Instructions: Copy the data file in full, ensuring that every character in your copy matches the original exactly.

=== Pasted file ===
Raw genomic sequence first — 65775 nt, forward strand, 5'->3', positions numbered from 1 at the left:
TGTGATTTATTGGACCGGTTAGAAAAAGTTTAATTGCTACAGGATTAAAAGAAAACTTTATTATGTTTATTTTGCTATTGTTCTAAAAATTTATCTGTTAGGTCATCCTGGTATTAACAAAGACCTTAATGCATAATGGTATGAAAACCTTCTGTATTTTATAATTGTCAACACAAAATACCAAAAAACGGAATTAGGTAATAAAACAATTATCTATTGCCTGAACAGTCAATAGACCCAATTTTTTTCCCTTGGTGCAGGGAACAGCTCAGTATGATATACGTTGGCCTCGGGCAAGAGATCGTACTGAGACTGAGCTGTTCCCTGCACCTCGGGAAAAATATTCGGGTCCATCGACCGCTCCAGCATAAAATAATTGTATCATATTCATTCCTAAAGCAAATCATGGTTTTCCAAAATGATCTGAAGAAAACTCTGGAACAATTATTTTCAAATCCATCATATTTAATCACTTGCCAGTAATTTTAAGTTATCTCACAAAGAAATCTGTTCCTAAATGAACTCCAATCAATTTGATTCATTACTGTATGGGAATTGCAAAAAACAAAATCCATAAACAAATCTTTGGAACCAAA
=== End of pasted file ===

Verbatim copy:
Raw genomic sequence first — 65775 nt, forward strand, 5'->3', positions numbered from 1 at the left:
TGTGATTTATTGGACCGGTTAGAAAAAGTTTAATTGCTACAGGATTAAAAGAAAACTTTATTATGTTTATTTTGCTATTGTTCTAAAAATTTATCTGTTAGGTCATCCTGGTATTAACAAAGACCTTAATGCATAATGGTATGAAAACCTTCTGTATTTTATAATTGTCAACACAAAATACCAAAAAACGGAATTAGGTAATAAAACAATTATCTATTGCCTGAACAGTCAATAGACCCAATTTTTTTCCCTTGGTGCAGGGAACAGCTCAGTATGATATACGTTGGCCTCGGGCAAGAGATCGTACTGAGACTGAGCTGTTCCCTGCACCTCGGGAAAAATATTCGGGTCCATCGACCGCTCCAGCATAAAATAATTGTATCATATTCATTCCTAAAGCAAATCATGGTTTTCCAAAATGATCTGAAGAAAACTCTGGAACAATTATTTTCAAATCCATCATATTTAATCACTTGCCAGTAATTTTAAGTTATCTCACAAAGAAATCTGTTCCTAAATGAACTCCAATCAATTTGATTCATTACTGTATGGGAATTGCAAAAAACAAAATCCATAAACAAATCTTTGGAACCAAA